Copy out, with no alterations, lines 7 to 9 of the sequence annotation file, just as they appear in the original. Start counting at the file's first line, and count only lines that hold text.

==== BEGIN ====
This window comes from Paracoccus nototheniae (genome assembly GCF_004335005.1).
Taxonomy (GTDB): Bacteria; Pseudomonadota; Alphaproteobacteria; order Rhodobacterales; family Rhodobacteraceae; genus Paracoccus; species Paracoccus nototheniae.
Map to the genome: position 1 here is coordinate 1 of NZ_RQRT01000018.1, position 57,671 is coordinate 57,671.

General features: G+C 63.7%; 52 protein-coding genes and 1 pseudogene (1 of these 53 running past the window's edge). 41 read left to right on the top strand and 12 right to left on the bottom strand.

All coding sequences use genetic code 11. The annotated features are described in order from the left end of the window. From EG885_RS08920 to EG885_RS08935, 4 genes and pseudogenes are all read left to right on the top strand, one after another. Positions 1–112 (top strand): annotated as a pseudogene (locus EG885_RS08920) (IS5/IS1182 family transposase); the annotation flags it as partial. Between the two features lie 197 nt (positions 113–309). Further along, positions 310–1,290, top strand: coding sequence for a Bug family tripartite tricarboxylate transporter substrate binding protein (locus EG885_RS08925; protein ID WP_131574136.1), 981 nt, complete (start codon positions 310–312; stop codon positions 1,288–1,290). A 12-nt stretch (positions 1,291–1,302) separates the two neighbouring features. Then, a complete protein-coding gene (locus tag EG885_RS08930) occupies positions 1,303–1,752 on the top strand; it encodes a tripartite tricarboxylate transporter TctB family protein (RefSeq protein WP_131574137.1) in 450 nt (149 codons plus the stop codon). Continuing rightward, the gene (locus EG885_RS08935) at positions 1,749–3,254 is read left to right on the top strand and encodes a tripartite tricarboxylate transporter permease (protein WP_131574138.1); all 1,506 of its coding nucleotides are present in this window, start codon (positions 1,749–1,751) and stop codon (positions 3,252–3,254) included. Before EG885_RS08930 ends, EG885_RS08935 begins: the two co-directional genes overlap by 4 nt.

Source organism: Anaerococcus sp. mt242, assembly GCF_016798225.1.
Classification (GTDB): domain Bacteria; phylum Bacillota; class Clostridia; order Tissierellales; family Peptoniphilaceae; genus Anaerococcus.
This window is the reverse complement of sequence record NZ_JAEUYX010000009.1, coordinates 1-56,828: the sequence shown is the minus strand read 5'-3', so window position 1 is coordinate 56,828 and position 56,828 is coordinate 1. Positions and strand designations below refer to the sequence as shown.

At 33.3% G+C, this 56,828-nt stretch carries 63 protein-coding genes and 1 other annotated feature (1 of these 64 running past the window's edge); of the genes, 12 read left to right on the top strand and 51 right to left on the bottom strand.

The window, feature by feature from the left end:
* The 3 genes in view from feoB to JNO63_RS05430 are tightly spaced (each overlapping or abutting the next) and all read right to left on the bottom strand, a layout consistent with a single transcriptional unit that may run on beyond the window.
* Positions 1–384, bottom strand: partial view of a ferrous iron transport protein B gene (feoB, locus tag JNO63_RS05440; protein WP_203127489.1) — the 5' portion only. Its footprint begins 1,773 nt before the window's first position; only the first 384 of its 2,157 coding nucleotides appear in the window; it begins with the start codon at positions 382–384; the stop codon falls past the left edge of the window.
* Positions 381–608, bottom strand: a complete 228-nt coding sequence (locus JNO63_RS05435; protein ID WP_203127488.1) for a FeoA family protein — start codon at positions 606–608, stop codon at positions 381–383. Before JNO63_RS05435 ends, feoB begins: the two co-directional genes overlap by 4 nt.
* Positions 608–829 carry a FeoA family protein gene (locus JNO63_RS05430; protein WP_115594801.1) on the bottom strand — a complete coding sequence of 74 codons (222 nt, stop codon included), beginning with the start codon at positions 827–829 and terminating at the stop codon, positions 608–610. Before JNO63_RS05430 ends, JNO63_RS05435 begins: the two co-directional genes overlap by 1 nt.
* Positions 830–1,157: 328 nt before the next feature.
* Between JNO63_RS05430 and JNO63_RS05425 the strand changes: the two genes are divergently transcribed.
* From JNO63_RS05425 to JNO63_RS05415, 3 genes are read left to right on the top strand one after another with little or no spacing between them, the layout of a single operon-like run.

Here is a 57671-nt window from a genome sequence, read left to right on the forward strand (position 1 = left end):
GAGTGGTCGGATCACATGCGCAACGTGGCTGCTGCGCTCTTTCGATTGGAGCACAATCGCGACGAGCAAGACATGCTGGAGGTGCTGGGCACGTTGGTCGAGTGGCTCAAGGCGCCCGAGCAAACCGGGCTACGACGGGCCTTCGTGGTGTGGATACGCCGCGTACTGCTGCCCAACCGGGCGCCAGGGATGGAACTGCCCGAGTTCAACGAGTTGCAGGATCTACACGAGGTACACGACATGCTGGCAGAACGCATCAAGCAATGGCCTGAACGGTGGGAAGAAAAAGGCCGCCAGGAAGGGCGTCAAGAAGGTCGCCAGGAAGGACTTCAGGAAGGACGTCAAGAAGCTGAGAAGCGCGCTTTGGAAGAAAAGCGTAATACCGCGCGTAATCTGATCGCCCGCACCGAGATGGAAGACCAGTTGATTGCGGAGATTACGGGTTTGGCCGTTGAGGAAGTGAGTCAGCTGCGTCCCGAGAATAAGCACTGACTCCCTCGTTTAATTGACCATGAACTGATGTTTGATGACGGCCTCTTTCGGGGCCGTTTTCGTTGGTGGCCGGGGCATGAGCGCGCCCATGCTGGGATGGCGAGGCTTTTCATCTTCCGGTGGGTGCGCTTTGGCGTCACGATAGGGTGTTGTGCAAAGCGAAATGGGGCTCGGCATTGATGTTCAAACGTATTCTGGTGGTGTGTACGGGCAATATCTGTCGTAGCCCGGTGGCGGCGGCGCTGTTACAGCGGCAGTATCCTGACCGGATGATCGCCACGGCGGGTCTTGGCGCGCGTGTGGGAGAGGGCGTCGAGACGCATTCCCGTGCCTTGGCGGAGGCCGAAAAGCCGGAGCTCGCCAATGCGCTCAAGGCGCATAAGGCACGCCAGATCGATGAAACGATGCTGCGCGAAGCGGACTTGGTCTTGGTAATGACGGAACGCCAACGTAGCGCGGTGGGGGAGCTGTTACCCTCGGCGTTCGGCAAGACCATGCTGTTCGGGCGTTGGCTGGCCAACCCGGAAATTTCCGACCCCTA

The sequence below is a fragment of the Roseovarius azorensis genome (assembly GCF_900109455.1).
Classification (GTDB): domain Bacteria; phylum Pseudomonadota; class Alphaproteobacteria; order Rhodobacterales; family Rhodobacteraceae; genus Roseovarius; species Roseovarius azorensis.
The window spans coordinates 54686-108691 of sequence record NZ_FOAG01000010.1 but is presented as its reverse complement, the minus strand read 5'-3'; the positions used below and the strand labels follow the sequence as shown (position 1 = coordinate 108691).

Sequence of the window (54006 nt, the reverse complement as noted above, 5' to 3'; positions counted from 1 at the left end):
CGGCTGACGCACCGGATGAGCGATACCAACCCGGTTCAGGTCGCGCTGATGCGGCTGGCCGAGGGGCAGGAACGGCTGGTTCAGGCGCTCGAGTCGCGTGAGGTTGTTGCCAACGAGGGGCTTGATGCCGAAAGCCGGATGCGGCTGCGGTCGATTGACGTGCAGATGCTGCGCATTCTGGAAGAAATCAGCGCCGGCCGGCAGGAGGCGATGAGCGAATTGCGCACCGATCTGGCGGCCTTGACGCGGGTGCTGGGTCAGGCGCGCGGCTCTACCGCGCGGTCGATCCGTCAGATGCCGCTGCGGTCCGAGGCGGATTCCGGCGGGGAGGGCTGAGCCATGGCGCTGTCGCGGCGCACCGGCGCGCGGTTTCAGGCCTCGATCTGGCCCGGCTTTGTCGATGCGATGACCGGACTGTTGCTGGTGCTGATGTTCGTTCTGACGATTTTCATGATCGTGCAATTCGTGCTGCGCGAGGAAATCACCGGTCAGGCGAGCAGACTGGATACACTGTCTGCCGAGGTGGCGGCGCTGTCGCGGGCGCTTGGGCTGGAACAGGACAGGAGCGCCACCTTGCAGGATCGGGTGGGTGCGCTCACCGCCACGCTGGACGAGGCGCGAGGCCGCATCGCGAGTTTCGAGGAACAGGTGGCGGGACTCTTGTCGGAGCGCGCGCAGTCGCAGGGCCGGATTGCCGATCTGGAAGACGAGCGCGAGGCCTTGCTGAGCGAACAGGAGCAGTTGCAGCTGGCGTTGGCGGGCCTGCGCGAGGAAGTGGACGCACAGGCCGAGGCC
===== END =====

Classification (GTDB): domain Bacteria; phylum Bacillota; class Clostridia; order Tissierellales; family Peptoniphilaceae; genus Anaerococcus.
This window is the reverse complement of sequence record NZ_JAEUYX010000009.1, coordinates 1-56,828: the sequence shown is the minus strand read 5'-3', so window position 1 is coordinate 56,828 and position 56,828 is coordinate 1. Positions and strand designations below refer to the sequence as shown.

At 33.3% G+C, this 56,828-nt stretch carries 63 protein-coding genes and 1 other annotated feature (1 of these 64 running past the window's edge); of the genes, 12 read left to right on the top strand and 51 right to left on the bottom strand.